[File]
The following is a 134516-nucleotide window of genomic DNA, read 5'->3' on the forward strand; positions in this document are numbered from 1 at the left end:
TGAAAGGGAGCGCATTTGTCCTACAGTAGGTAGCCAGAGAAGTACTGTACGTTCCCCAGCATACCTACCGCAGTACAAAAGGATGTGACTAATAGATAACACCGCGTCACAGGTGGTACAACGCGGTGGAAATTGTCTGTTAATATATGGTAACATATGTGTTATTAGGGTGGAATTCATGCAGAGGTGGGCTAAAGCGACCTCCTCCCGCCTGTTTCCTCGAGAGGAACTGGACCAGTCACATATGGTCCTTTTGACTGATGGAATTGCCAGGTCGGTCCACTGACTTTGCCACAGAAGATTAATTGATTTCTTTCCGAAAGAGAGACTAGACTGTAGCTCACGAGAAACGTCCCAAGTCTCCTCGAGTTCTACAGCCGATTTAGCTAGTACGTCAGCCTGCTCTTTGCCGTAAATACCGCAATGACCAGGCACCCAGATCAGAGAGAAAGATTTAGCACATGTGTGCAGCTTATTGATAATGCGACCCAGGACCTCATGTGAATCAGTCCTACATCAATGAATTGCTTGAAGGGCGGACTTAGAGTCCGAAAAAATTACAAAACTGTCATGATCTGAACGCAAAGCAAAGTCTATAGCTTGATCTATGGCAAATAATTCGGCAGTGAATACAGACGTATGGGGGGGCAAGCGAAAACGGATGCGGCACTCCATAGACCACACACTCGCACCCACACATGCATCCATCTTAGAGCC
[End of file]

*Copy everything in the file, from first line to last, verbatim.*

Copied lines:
The following is a 134516-nucleotide window of genomic DNA, read 5'->3' on the forward strand; positions in this document are numbered from 1 at the left end:
TGAAAGGGAGCGCATTTGTCCTACAGTAGGTAGCCAGAGAAGTACTGTACGTTCCCCAGCATACCTACCGCAGTACAAAAGGATGTGACTAATAGATAACACCGCGTCACAGGTGGTACAACGCGGTGGAAATTGTCTGTTAATATATGGTAACATATGTGTTATTAGGGTGGAATTCATGCAGAGGTGGGCTAAAGCGACCTCCTCCCGCCTGTTTCCTCGAGAGGAACTGGACCAGTCACATATGGTCCTTTTGACTGATGGAATTGCCAGGTCGGTCCACTGACTTTGCCACAGAAGATTAATTGATTTCTTTCCGAAAGAGAGACTAGACTGTAGCTCACGAGAAACGTCCCAAGTCTCCTCGAGTTCTACAGCCGATTTAGCTAGTACGTCAGCCTGCTCTTTGCCGTAAATACCGCAATGACCAGGCACCCAGATCAGAGAGAAAGATTTAGCACATGTGTGCAGCTTATTGATAATGCGACCCAGGACCTCATGTGAATCAGTCCTACATCAATGAATTGCTTGAAGGGCGGACTTAGAGTCCGAAAAAATTACAAAACTGTCATGATCTGAACGCAAAGCAAAGTCTATAGCTTGATCTATGGCAAATAATTCGGCAGTGAATACAGACGTATGGGGGGGCAAGCGAAAACGGATGCGGCACTCCATAGACCACACACTCGCACCCACACATGCATCCATCTTAGAGCC